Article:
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Four Quartets Audiobook

Four Quartets

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Publisher's Summary

With its intricate structure and imagery, Four Quartets is the culminating achievement of T. S. Eliot's career. Its greatness is done full justice in this rendition by the late Poet Laureate Ted Hughes. Containing some of the most melodic passages in modern poetry, Four Quartets blends the religious, the philosophical and the personal themes that preoccupied T. S. Eliot. The four parts, 'Burnt Norton',' East Coker', 'The Dry Salvages' and 'Little Gidding', are interconnected by both theme and symbol. A poem of war, of Christianity, of literature and of history, Four Quartets speaks for a whole generation and is an enduring masterpiece.

Thomas Stearns Eliot was born in St Louis, Missouri, in 1888. He came to England in 1914 and published his first book of poems in 1917. He received the Nobel Prize in Literature in 1948. Eliot died in 1965.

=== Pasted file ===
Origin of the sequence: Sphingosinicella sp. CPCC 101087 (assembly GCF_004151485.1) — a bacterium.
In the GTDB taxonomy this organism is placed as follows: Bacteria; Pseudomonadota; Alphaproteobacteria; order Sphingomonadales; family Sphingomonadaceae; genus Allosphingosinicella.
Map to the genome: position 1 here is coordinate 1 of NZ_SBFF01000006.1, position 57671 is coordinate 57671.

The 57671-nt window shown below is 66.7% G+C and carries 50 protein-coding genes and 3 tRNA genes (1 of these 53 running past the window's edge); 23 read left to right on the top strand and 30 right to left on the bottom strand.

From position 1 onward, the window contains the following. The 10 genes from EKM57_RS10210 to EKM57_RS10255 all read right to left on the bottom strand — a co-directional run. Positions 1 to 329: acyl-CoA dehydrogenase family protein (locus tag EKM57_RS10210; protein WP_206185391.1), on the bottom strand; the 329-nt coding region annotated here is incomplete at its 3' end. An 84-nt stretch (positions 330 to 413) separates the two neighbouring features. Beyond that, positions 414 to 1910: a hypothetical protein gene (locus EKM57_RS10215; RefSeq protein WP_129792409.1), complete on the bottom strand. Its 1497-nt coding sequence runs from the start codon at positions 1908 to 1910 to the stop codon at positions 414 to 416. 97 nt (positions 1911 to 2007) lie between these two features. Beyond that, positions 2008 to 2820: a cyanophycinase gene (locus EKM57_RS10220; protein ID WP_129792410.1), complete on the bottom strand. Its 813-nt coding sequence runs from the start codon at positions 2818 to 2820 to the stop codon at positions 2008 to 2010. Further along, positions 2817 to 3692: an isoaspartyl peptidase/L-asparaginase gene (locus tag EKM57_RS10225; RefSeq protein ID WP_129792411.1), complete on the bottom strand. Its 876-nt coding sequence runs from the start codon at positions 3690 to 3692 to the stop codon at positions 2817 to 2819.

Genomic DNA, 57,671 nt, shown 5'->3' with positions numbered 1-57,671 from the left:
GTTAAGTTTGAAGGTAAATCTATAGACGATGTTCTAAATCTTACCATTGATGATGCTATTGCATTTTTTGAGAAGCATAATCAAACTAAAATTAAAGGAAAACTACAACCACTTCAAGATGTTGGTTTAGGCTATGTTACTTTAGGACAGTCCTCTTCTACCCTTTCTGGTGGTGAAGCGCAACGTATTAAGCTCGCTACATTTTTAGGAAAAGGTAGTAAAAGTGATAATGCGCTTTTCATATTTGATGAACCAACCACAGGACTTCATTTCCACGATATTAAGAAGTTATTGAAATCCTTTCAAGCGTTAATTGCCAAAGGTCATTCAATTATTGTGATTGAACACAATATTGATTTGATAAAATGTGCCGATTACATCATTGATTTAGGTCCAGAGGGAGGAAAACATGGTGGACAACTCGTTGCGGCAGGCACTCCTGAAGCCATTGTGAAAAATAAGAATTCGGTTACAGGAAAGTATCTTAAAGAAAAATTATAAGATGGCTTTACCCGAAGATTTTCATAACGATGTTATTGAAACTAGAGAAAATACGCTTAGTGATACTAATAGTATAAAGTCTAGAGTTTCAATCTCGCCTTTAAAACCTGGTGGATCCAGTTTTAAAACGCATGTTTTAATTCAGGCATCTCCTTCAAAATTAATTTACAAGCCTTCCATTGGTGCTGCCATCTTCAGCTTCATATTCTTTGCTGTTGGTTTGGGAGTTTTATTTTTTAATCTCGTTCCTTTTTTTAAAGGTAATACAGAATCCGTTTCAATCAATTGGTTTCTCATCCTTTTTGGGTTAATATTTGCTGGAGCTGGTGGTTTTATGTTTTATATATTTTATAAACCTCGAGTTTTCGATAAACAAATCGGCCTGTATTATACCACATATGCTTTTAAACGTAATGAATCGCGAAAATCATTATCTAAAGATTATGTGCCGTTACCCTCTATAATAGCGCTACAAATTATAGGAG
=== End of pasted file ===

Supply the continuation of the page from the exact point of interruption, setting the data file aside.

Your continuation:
Ted Hughes (1930-1998) was born in Yorkshire. His first book, The Hawk in the Rain, was published by Faber and Faber and was followed by many volumes of poetry and prose for adults and children, including Moortown Diary (1979). He received the Whitbread Book of the Year for both Tales from Ovid (1997) and Birthday Letters (1998). He was Poet Laureate from 1984, and in 1998 he was appointed to the Order of Merit.

©1943 T. S. Eliot (P)1997 Faber Audio

What the Critics Say

"Released from writing and research, I've been rereading old favourites, including T.S. Eliot's Four Quartets. Revisiting that sequence of poems - written just before and during the second world war - has made me want to dig through the piles of boxes and higgledy-piggledy books and retrieve my old, battered copy of 'The Waste Land', Eliot's 1922 masterpiece. I first read it years ago, as an awkward teenager, and loved it all - although, with hindsight, I understood painfully little. Elegiac, prophetic, mystical, a distillation of cultures and thoughts, it's as much a dramatic monologue, a play even, as a poem. Perfect for curling up on a sofa with a glass of wine and a flickering fire." (Kate Mosse, Guardian)

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